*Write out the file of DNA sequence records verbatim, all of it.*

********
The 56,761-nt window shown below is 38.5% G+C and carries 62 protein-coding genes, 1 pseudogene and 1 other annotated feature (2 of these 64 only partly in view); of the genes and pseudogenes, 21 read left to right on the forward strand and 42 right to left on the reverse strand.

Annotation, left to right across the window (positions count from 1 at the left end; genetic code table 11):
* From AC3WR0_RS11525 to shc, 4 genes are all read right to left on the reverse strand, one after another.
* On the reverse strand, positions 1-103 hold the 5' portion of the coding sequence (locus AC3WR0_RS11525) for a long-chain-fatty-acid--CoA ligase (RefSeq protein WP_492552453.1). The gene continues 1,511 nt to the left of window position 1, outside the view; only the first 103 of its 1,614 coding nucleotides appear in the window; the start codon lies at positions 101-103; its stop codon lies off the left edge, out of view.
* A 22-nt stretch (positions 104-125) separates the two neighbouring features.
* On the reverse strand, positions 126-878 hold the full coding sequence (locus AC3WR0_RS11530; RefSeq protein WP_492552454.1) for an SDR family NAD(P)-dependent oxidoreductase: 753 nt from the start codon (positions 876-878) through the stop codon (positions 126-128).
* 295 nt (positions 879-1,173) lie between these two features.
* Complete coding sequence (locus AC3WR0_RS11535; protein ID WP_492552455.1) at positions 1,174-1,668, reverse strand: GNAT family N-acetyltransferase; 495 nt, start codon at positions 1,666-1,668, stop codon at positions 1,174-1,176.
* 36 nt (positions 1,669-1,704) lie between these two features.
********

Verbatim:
The 56,761-nt window shown below is 38.5% G+C and carries 62 protein-coding genes, 1 pseudogene and 1 other annotated feature (2 of these 64 only partly in view); of the genes and pseudogenes, 21 read left to right on the forward strand and 42 right to left on the reverse strand.

Annotation, left to right across the window (positions count from 1 at the left end; genetic code table 11):
* From AC3WR0_RS11525 to shc, 4 genes are all read right to left on the reverse strand, one after another.
* On the reverse strand, positions 1-103 hold the 5' portion of the coding sequence (locus AC3WR0_RS11525) for a long-chain-fatty-acid--CoA ligase (RefSeq protein WP_492552453.1). The gene continues 1,511 nt to the left of window position 1, outside the view; only the first 103 of its 1,614 coding nucleotides appear in the window; the start codon lies at positions 101-103; its stop codon lies off the left edge, out of view.
* A 22-nt stretch (positions 104-125) separates the two neighbouring features.
* On the reverse strand, positions 126-878 hold the full coding sequence (locus AC3WR0_RS11530; RefSeq protein WP_492552454.1) for an SDR family NAD(P)-dependent oxidoreductase: 753 nt from the start codon (positions 876-878) through the stop codon (positions 126-128).
* 295 nt (positions 879-1,173) lie between these two features.
* Complete coding sequence (locus AC3WR0_RS11535; protein ID WP_492552455.1) at positions 1,174-1,668, reverse strand: GNAT family N-acetyltransferase; 495 nt, start codon at positions 1,666-1,668, stop codon at positions 1,174-1,176.
* 36 nt (positions 1,669-1,704) lie between these two features.